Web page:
# Electronics/Capacitors

(Redirected from Capacitors)

Usually, a capacitor is a device used to store an electric charge, consisting of one or more pairs of conductors separated by an insulator.

## Theoretical capacitors

Def. an

1. "electronic component capable of storing electrical energy in an electric field; especially one consisting of two conductors separated by a dielectric"[1] or
2. "electronic component capable of storing an electric charge; especially one consisting of two conductors separated by a dielectric"[2]

is called a capacitor.

## Capacitances

This is a simple capacitor circuit with a resistor and ammeter in series. Credit: Sjlegg.

Def. a "property of an electric circuit or its element that permits it to store charge, defined as the ratio of stored charge to potential over that element or circuit (Q/V); SI unit: farad (F)"[3] or a "property of an element of an electrical circuit that permits it to store charge"[4] is called a capacitance.

In the simple, ideal circuit on the right there is a capacitor (two equal parallel plates) with a resistor (rectangular box) and ammeter (A) in series, a voltmeter (V) in parallel, and a switch (at the top) and cell (two different length parallel plates) for charging.

"If you place two conducting plates near each other, with an insulator (known as a dielectric) in between, and you charge one plate positively and the other negatively, there will be a uniform electric field between them."[5]

"The capacitance C of a capacitor is:

${\displaystyle C={\frac {Q}{V}}}$,

where Q is the charge stored by the capacitor, and V is the potential difference between the plates. C is therefore the amount of charge stored on the capcitor per unit potential difference. Capacitance is measured in farads (F). Just as 1 coulomb is a massive amount of charge, a 1F capacitor stores a lot of charge per volt."[5]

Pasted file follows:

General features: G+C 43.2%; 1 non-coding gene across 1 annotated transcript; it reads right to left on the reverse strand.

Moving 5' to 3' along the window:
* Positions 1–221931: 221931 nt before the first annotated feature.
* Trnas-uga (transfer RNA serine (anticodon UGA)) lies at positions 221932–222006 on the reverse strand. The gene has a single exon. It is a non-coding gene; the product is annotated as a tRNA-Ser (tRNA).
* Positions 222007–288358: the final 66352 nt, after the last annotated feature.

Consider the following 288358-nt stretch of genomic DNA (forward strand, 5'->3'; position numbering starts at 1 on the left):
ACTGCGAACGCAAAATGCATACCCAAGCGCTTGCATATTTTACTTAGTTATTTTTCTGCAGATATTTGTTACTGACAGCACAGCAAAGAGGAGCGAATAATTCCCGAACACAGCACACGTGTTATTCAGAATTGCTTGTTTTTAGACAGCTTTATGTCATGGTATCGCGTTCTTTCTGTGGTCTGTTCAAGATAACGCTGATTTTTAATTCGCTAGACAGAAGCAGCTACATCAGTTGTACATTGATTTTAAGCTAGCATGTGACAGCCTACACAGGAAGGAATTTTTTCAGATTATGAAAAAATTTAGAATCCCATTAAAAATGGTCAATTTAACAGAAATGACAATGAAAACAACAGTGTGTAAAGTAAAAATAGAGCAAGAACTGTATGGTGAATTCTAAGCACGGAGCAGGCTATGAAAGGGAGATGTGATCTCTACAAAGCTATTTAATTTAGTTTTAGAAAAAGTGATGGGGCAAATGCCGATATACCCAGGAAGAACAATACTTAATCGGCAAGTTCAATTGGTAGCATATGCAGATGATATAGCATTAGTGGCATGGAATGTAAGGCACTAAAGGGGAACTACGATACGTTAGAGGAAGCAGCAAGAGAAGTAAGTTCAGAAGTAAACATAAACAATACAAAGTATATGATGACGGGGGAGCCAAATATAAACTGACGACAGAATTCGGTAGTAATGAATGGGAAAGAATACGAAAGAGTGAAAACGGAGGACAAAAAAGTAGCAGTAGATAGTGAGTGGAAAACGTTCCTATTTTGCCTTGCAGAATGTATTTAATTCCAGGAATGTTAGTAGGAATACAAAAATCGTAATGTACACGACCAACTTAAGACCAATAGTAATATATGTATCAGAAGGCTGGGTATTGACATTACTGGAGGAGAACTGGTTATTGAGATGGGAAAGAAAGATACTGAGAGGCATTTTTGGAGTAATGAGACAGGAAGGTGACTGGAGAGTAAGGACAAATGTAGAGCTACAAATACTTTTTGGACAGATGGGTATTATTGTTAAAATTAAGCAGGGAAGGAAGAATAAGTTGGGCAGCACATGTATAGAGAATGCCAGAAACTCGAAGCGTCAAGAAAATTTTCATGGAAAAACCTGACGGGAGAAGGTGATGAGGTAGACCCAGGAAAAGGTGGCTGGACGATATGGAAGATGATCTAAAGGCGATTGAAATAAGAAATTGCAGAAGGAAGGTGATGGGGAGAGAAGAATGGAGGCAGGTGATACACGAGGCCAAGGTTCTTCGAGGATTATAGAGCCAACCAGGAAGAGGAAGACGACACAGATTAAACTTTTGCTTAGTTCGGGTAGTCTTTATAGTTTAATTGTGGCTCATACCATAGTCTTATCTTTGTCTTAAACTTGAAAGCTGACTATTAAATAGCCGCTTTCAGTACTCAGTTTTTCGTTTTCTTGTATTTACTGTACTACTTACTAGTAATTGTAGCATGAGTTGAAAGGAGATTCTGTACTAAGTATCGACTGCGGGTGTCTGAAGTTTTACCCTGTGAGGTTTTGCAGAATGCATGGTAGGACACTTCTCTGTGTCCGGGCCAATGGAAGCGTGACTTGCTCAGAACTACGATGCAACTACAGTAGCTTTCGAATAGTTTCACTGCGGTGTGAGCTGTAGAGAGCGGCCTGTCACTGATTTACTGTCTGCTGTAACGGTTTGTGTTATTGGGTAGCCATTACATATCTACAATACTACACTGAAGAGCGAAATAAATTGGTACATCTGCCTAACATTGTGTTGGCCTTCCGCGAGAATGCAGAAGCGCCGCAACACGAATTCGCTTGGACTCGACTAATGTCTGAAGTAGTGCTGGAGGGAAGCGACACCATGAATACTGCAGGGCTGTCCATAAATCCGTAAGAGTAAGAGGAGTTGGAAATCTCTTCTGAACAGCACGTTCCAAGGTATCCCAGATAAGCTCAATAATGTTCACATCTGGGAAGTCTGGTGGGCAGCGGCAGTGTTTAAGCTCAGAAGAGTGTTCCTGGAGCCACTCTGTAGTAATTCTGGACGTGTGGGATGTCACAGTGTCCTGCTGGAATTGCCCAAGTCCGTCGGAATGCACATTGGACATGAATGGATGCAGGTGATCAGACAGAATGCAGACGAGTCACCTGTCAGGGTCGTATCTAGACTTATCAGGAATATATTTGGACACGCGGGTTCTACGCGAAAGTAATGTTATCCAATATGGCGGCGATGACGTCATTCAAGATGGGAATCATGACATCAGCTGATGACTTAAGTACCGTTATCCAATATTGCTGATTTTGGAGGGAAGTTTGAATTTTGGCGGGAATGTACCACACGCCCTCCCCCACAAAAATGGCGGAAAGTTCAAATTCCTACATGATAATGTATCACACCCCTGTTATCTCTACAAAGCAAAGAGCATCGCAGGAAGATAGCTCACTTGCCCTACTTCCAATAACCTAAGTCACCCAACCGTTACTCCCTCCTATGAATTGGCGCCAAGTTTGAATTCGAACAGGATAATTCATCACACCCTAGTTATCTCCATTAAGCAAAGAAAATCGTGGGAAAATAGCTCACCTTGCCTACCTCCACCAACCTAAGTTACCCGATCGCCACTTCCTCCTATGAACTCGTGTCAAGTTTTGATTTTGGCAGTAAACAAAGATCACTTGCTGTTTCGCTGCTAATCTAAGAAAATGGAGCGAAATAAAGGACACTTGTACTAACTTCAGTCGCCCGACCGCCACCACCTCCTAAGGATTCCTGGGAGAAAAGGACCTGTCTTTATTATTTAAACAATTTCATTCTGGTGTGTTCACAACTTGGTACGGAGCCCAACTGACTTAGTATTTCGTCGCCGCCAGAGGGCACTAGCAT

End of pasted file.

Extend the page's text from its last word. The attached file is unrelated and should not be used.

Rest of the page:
"Any capacitor, unless it is physically altered, has a constant capacitance. If it is left uncharged, Q = 0, and so the potential difference across it is 0. If a DC power source is connected to the capacitor, we create a voltage across the capacitor, causing electrons to move around the circuit. This creates a charge on the capacitor equal to CV. If we then disconnect the power source, the charge remains there since it has nowhere to go. The potential difference across the capacitor causes the charge to 'want' to cross the dielectric, creating a spark. However, until the voltage between the plates reaches a certain level (the breakdown voltage of the capacitor), it cannot do this. So, the charge is stored."[5]

"If charge is stored, it can also be released by reconnecting the circuit. If we were to connect a wire of negligible resistance to both ends of the capacitor, all the charge would flow back to where it came from, and so the charge on the capacitor would again, almost instantaneously, be 0. If, however, we put a resistor (or another component with a resistance) in series with the capacitor, the flow of charge (current) is slowed, and so the charge on the capacitor does not become 0 instantly. Instead, we can use the charge to power a component, such as a camera flash."[5]

"Current is the rate of flow of charge. However, current is given by the formula:

${\displaystyle I={\frac {V}{R}}.}$"[5]

"But, in a capacitor, the voltage depends on the amount of charge left in the capacitor, and so the current is a function of the charge left on the capacitor. The rate of change of charge depends on the value of the charge itself. And so, we should expect to find an exponential relationship:

${\displaystyle Q=Q_{0}e^{-{\frac {t}{RC}}}}$,

where R is the resistance of the resistor in series with the capacitor, Q is the charge on the capacitor at a time t and Q0 was the charge on the capacitor at t = 0. Since Q = IΔt: